James Waller, Ph.D, Research Meteorologist
The 2004 hurricane season was a weak El Niño year, which brought five landfalling U.S. hurricanes, four of which affected Florida.
The risk of a landfalling hurricane is a serious threat for any tropical season, regardless of seasonal outlooks for the Atlantic Basin at large. In fact, sea-surface temperatures (SSTs) along the U.S. coast and northern Caribbean are trending above average, and tropical cyclone development in these areas close to the mainland is cause for concern. Such development depends on short-term weather patterns at the time of occurrence, not on how many hurricanes are expected in the Atlantic basin at large.
For the North Atlantic Basin, seasonal outlook providers are expecting tropical activity to fall below the long-term average of 1954-2013. Common factors noted by these providers include a probable warm or “El Niño” phase of the El Niño Southern Oscillation and cool SSTs in the Atlantic Main Development Region (MDR) (the area of the tropical Atlantic between Africa and the Gulf of Mexico, specifically 10 degrees north to 20 degrees north longitude and 20 degrees west to 85 degrees west latitude). Indeed tropical waters of the Central and Eastern Atlantic are cooler than average, but warmer waters in the West Atlantic adjacent to the coast are still cause for a moment of pause.
It is also accepted that El Niño conditions tend to suppress hurricane development in the Atlantic basin, but scientific research reveals that this effect is strongest in the deep tropics. Also, the strength, placement and onset date of the El Niño and its suppressing effects are still subject to some uncertainty. The 2004 hurricane season was a weak El Niño year, which brought five landfalling U.S. hurricanes, four of which affected Florida. The 1965 season was a strong El Niño year, with four hurricanes in the Atlantic Basin, and a single landfalling U.S. Hurricane named Betsy, that rendered severe impacts to the Florida Keys and the Northern Gulf Coast. The 1992 season was a decaying El Niño year, and a quiet season with only four hurricanes in the basin, and a single U.S. landfall – Hurricane Andrew. That storm is among the strongest U.S. landfalling hurricanes on record and brought long-lasting impacts to the insurance industry, not to mention the residents of Homestead, Florida.
It is clear that the proportion between basin activity and hurricane landfalls has been historically very volatile. Basin activity does not consistently relate to landfalls (or their severity) – these are determined by weather patterns at the time of occurrence, not pre-season estimates of hurricane frequency.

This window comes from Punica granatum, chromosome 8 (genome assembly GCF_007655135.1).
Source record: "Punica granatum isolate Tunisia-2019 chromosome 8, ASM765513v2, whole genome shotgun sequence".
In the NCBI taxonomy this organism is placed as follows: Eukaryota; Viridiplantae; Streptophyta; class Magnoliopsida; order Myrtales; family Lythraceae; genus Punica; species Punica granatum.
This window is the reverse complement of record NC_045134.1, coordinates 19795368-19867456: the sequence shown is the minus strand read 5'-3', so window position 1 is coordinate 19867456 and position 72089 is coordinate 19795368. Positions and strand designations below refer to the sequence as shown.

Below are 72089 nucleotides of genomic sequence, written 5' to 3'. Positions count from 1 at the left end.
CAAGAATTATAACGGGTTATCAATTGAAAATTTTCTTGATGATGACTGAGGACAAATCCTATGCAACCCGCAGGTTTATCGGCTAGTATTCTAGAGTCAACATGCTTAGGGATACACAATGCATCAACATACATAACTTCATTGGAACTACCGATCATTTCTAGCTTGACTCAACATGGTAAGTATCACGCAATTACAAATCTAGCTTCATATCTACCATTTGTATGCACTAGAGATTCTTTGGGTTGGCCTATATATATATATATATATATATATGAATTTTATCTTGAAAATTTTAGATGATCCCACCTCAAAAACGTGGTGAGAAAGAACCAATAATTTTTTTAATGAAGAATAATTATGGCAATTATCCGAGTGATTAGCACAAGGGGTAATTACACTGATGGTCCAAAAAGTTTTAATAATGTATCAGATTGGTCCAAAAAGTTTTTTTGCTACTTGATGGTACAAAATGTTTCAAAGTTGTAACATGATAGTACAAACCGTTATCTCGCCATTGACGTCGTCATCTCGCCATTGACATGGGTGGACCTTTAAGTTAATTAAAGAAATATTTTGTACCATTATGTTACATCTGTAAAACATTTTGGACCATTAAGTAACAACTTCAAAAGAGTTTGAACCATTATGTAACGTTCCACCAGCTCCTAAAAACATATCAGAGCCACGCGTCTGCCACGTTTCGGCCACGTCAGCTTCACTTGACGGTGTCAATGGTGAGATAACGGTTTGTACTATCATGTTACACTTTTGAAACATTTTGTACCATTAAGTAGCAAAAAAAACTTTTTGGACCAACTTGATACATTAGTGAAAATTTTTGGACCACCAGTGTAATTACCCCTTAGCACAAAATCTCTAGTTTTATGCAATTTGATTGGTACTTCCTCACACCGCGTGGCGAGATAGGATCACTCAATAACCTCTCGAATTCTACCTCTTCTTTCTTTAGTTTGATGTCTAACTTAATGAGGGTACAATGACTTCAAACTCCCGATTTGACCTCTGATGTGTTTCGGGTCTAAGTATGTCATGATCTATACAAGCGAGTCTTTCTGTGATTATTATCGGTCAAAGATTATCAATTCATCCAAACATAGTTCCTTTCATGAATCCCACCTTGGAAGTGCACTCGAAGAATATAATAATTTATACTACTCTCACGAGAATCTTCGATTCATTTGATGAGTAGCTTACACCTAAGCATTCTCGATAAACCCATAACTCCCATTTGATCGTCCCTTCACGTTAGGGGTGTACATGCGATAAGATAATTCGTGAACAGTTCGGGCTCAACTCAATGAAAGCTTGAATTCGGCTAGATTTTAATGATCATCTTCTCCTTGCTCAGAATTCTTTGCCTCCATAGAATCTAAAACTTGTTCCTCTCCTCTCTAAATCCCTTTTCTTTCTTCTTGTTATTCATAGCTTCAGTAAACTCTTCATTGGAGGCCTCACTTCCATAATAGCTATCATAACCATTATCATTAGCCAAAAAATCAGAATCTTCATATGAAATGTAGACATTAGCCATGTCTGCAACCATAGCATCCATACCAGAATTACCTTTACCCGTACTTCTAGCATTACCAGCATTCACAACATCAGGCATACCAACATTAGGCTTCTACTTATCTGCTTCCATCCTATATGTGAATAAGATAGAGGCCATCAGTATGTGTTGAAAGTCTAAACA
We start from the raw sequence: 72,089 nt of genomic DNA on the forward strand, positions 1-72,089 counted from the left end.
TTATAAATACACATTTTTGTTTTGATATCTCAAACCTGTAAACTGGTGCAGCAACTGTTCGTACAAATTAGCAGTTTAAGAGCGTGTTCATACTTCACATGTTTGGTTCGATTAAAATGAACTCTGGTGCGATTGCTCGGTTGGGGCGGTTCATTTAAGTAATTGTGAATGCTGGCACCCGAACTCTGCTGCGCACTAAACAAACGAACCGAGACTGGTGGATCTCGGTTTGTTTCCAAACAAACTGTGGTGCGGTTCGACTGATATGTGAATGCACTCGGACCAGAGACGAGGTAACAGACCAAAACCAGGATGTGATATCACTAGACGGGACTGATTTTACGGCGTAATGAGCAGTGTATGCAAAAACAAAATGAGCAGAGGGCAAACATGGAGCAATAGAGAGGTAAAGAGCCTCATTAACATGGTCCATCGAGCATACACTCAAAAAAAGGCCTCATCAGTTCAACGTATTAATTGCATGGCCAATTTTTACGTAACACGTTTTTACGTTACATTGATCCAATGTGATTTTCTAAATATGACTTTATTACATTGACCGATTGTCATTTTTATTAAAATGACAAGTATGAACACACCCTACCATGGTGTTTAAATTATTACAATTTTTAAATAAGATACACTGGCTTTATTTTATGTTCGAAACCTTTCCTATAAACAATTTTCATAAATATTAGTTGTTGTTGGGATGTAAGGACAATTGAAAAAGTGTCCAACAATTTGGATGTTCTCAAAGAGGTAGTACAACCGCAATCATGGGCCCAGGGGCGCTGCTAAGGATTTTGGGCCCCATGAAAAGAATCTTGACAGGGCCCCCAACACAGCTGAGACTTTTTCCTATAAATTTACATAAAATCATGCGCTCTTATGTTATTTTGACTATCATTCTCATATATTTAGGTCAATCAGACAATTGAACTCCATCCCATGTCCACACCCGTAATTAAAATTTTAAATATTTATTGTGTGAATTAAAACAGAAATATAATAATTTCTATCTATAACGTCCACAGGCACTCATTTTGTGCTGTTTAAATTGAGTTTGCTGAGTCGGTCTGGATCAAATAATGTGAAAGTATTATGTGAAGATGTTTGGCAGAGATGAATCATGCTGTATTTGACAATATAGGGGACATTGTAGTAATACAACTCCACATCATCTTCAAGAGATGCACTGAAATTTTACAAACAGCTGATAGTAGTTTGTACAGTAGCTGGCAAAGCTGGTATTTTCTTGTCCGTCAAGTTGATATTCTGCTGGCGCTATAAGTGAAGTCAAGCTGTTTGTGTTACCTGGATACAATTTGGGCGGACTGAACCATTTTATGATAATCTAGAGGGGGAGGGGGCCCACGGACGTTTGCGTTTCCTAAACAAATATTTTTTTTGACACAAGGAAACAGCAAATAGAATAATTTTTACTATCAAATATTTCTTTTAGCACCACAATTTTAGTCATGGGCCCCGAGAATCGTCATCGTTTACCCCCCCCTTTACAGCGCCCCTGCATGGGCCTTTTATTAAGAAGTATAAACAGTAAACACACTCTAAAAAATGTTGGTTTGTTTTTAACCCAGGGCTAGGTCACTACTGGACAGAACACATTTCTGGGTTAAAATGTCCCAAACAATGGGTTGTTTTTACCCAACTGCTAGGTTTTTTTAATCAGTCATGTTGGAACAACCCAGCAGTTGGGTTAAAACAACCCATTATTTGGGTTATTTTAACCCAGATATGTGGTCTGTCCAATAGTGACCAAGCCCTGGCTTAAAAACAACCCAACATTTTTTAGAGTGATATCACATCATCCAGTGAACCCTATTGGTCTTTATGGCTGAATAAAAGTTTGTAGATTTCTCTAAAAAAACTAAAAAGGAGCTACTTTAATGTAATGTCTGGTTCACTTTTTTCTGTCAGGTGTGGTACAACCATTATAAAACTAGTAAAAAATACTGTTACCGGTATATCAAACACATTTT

We know that unexpected events can and do happen, with examples like Charley (2004), Betsy and Andrew. Warmer waters in the West Atlantic and Caribbean, and the uncertainty of the strength and placement of the oncoming El Niño especially warrant a moment of pause for the 2014 season.
As with any hurricane season, a review of response plans and procedures is essential for property owners and the (re)insurance industry alike.
The year-to-year volatility warrants preparation for any season. The 2010 season saw 19 named storms and 12 hurricanes without a single U.S. landfall. In 1985 there were seven hurricanes in the basin, and six of these made U.S. landfall (some of which were very impactful). We in the industry are also well aware of the 1992 season that produced only four hurricanes, including one historic U.S. landfall (Andrew), not unlike 1965 with Betsy and the severe impacts to southern Louisiana.
Seasonal activity predictions for the basin are valuable, but the impacts of even a single landfall (quiet season or not) can be quite severe. Historical experience warrants proper review and preparation of hurricane plans by all interests from individual homeowners to businesses to the insurance industry at large.
In light of this reality, seasonal outlook providers expect 2014 counts to fall near or slightly below the long-term mean of 1954-2013. The forecasts also fall clearly below the short-term 1995-2013 mean.
Factors of greatest influence include:
1. The expected onset of an El Niño.
2. Cooler than normal temperatures in the Atlantic MDR.
The predictions of seasonal outlook providers, including the Colorado State University team of Professors William M. Gray and Phillip J. Klotzbach, are included in the table below.
Another key theme for seasonal tropical outlooks this year is uncertainty. Seasonal outlook providers such as Gray and Klotzbach emphasize such uncertainty and note factors such as the strength and placement of the expected El Niño for the upcoming summer.
Link to Part II>>
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James Waller, Ph.D, Research Meteorologist